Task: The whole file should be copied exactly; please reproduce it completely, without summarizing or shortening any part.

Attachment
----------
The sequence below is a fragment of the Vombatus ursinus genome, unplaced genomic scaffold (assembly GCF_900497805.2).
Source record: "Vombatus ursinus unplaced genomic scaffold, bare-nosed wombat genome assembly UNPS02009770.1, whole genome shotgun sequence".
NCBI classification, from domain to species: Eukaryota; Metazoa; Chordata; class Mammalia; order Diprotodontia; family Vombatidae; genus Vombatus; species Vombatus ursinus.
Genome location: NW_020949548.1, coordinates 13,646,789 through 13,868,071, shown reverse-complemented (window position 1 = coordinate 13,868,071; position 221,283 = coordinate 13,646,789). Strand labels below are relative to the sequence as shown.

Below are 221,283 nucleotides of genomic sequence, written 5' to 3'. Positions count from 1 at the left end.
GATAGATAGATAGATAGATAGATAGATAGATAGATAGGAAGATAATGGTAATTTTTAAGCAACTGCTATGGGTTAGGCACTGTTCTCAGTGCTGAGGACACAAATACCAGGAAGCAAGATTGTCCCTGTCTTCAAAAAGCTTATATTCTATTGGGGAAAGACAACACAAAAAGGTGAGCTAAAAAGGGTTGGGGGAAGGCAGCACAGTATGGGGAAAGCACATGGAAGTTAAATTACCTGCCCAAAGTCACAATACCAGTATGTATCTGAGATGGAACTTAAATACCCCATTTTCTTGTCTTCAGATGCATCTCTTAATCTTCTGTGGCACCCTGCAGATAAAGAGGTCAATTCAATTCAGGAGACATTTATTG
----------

The sequence below is a fragment of the Vombatus ursinus genome, unplaced genomic scaffold (assembly GCF_900497805.2).
Source record: "Vombatus ursinus unplaced genomic scaffold, bare-nosed wombat genome assembly UNPS02009770.1, whole genome shotgun sequence".
NCBI classification, from domain to species: Eukaryota; Metazoa; Chordata; class Mammalia; order Diprotodontia; family Vombatidae; genus Vombatus; species Vombatus ursinus.
Genome location: NW_020949548.1, coordinates 13,646,789 through 13,868,071, shown reverse-complemented (window position 1 = coordinate 13,868,071; position 221,283 = coordinate 13,646,789). Strand labels below are relative to the sequence as shown.

Below are 221,283 nucleotides of genomic sequence, written 5' to 3'. Positions count from 1 at the left end.
GATAGATAGATAGATAGATAGATAGATAGATAGATAGGAAGATAATGGTAATTTTTAAGCAACTGCTATGGGTTAGGCACTGTTCTCAGTGCTGAGGACACAAATACCAGGAAGCAAGATTGTCCCTGTCTTCAAAAAGCTTATATTCTATTGGGGAAAGACAACACAAAAAGGTGAGCTAAAAAGGGTTGGGGGAAGGCAGCACAGTATGGGGAAAGCACATGGAAGTTAAATTACCTGCCCAAAGTCACAATACCAGTATGTATCTGAGATGGAACTTAAATACCCCATTTTCTTGTCTTCAGATGCATCTCTTAATCTTCTGTGGCACCCTGCAGATAAAGAGGTCAATTCAATTCAGGAGACATTTATTG